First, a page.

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Answer: Superior Mesenteric Artery Aneurysm
The patient was urgently taken to the operating room. Intraoperative angiography failed to visualize the aneurysm despite multiple selective views of the celiac trunk, superior mesenteric artery (SMA), and renal arteries. However, a displacement of the SMA branches secondary to the mass effect was identified with 1 of the arterial arcades sharply cutting off above the area of the largest vascular paucity. On transabdominal exploration, a large nonpulsatile mass in the middle portion of the jejunal mesentery was encountered, consistent with a thrombus-filled aneurysm (Figure 3). It was sharply dissected, and proximal and distal vascular control was obtained. The aneurysm sac was opened, a large amount of thrombus was evacuated, and a single feeding branch of the SMA was identified. This vessel was repaired from the inside using a fine Prolene suture (Ethicon Inc, Somerville, New Jersey). The entire bowel was closely inspected and no evidence of bowel ischemia was noted. A segment of the aneurysmal wall was sent for pathologic and microbiologic examination. The cavity of the aneurysm was left open. The patient had an uneventful postoperative course and was discharged in good health on the fifth postoperative day.
Intraoperative picture showing a 6-cm mass in the mesentery of the small bowel.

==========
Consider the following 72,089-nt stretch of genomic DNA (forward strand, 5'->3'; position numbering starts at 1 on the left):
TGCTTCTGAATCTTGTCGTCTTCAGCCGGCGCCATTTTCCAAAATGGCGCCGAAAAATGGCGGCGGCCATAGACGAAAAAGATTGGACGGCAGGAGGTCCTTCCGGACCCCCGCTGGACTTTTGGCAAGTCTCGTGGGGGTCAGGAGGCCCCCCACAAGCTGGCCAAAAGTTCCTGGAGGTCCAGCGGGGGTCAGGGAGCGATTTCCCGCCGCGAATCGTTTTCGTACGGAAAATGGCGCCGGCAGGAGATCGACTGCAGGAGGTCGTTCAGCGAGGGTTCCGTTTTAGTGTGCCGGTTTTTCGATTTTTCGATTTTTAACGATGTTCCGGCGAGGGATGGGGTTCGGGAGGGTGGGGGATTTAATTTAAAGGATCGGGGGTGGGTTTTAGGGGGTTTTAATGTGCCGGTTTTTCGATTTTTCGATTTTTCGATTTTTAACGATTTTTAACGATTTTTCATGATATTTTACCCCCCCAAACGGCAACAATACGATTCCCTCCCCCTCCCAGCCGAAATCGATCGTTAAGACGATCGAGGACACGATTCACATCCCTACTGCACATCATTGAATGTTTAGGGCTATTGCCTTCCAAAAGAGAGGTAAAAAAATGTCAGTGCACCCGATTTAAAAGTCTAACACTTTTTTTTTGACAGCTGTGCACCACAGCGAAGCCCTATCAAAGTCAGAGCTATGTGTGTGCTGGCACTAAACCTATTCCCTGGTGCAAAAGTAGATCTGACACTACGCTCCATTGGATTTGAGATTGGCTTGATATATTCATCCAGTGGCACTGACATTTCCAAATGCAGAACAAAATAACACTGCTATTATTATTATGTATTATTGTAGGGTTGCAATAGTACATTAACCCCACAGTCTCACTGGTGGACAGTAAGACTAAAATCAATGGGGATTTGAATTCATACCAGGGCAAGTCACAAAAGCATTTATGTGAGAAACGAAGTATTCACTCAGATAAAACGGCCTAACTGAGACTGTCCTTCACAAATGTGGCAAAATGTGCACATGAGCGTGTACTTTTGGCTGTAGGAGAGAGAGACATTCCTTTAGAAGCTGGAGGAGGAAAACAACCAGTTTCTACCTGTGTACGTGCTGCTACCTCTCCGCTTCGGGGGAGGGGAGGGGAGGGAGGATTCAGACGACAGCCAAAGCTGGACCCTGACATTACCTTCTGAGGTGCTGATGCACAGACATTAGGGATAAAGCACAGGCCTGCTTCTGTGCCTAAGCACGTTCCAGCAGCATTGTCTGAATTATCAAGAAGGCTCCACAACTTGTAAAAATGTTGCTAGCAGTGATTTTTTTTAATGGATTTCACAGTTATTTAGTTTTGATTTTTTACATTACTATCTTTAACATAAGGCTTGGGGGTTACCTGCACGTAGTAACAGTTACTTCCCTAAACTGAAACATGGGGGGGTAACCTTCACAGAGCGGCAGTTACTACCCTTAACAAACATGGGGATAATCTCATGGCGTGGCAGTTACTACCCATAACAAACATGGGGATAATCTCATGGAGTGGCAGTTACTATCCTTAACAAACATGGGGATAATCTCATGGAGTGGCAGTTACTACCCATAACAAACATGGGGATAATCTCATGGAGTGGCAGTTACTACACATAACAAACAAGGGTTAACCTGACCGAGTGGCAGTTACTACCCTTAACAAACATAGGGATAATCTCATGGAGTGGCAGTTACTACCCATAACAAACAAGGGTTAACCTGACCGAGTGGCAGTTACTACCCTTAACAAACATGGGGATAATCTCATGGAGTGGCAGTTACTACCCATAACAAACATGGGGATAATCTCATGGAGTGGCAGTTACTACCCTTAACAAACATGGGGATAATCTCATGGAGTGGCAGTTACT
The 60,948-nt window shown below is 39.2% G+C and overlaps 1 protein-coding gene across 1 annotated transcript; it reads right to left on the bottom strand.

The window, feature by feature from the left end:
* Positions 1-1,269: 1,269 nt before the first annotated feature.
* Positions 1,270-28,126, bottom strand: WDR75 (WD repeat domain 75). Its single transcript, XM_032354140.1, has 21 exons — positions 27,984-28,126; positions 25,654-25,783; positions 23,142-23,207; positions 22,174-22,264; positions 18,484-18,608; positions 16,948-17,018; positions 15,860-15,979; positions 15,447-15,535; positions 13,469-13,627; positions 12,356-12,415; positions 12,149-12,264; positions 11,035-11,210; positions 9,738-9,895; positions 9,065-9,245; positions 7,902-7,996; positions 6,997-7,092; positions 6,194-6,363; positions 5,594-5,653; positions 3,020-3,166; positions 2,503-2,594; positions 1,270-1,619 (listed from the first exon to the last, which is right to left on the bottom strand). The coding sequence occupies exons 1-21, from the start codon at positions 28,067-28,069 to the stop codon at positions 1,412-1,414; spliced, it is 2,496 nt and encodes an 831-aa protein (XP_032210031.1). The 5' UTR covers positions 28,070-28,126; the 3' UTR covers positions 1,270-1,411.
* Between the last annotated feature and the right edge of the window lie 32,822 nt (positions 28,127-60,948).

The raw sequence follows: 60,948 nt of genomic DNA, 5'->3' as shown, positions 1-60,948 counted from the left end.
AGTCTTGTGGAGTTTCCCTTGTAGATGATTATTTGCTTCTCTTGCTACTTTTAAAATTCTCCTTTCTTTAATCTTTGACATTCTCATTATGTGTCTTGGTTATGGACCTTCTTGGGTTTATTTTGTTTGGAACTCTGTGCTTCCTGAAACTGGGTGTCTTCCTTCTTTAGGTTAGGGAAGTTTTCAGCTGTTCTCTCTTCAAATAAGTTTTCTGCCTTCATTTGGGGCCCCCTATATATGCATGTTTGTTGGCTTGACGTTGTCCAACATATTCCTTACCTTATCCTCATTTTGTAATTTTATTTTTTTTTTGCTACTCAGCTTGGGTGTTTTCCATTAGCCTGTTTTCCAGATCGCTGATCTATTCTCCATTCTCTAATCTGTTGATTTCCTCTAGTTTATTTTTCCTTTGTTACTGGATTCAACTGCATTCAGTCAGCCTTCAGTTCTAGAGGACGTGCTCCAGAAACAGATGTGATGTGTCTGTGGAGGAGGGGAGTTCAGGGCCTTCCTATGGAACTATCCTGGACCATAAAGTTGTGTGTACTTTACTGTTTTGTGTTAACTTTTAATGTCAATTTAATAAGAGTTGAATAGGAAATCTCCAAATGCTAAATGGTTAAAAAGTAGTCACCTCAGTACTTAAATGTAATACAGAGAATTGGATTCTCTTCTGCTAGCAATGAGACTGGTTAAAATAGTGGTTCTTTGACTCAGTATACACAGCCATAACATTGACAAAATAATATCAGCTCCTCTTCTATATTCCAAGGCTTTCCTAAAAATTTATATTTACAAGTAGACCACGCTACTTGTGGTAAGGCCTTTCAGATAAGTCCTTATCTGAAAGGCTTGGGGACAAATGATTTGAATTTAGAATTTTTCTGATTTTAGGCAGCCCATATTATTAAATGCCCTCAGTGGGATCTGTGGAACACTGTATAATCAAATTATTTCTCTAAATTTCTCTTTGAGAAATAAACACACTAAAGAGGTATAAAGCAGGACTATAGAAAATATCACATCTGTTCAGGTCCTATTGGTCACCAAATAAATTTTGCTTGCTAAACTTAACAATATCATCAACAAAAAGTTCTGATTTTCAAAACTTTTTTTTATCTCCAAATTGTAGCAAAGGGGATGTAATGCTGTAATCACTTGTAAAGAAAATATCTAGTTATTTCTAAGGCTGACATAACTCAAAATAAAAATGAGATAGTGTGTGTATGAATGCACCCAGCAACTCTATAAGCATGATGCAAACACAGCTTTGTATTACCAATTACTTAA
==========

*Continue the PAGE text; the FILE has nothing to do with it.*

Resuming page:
Visceral artery aneurysms are rare clinical entities; this is reported at initial presentation in 22% of cases, with mortality reaching 9%. The aneurysms of the SMA are the third most common among all visceral vessel aneurysms. However, the SMA is the artery most frequently involved in developing mycotic aneurysm.1Both surgical and endovascular techniques have been used for the management of visceral artery aneurysms. Endovascular options include use of covered stents and coil embolization.2Surgical options include aneurysm resection with or without arterial reconstruction. Both saphenous vein and prosthetic conduits were used for vascular conduits with the latter contraindicated in the presence of an infected operative field.
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The Editor welcomes contributions to the Image of the Month. Manuscripts should be submitted via our online manuscript submission and review system (http://manuscripts.archsurg.com). Articles and photographs accepted will bear the contributor's name. Manuscript criteria and information are per the Instructions for Authors for Archives of Surgery(http://archsurg.ama-assn.org/misc/ifora.dtl). No abstract is needed, and the manuscript should be no more than 3 typewritten pages. There should be a brief introduction, 1 multiple-choice question with 4 possible answers, and the main text. No more than 2 photographs should be submitted. There is no charge for reproduction and printing of color illustrations.
Correspondence:Faisal Aziz, MD, Department of Surgery, New York Medical College, Munger Pavilion, Ste 211, Valhalla, NY 10595 (firstname.lastname@example.org).
Accepted for Publication:October 30, 2008.
Author Contributions:Study concept and design: Aziz and Laskowski. Acquisition of data: Aziz, Babu, and Laskowski. Analysis and interpretation of data: Aziz, Sullivan, and Laskowski. Drafting of the manuscript: Aziz and Sullivan. Critical revision of the manuscript for important intellectual content: Aziz, Babu, and Laskowski. Statistical analysis: Aziz. Administrative, technical, and material support: Aziz, Sullivan, and Laskowski. Study supervision: Aziz and Babu.
Financial Disclosure:None reported.
Image of the Month—Diagnosis. Arch Surg. 2009;144(5):483–484. doi:10.1001/archsurg.2009.50-b
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